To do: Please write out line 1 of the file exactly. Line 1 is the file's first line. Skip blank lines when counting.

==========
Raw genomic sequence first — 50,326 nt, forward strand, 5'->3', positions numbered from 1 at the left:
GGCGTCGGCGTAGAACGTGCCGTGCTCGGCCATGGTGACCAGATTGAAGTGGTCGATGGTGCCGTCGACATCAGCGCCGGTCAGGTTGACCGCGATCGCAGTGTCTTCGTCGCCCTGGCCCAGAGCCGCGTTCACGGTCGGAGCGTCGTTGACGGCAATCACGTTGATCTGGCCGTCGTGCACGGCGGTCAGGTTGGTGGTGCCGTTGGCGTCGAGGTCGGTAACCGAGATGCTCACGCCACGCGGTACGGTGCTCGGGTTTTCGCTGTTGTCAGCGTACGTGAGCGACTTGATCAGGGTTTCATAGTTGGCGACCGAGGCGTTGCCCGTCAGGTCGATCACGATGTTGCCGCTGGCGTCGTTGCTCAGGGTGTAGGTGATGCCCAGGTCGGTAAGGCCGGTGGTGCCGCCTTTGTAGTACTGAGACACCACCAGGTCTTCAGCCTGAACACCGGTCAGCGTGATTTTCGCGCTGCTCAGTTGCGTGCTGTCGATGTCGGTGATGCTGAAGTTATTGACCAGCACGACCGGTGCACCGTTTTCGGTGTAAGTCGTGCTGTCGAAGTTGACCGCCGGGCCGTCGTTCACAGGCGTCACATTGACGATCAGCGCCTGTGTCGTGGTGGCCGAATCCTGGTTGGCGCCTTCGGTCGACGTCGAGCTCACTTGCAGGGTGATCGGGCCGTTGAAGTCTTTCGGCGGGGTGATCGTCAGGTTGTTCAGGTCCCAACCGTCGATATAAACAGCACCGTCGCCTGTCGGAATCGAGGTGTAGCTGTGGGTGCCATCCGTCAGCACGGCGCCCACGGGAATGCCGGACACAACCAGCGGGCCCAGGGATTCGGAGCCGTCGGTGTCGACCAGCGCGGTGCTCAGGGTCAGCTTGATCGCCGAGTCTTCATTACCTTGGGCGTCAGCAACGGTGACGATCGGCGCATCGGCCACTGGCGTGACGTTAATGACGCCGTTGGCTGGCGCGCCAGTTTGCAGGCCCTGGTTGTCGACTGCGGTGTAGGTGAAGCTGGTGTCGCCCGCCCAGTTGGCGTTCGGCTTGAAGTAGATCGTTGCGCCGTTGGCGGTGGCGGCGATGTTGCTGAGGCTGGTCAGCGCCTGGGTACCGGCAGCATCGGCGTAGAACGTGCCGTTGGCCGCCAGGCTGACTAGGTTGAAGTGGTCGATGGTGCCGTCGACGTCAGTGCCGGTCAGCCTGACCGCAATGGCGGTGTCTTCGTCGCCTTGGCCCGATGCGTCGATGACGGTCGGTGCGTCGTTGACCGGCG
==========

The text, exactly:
Raw genomic sequence first — 50,326 nt, forward strand, 5'->3', positions numbered from 1 at the left: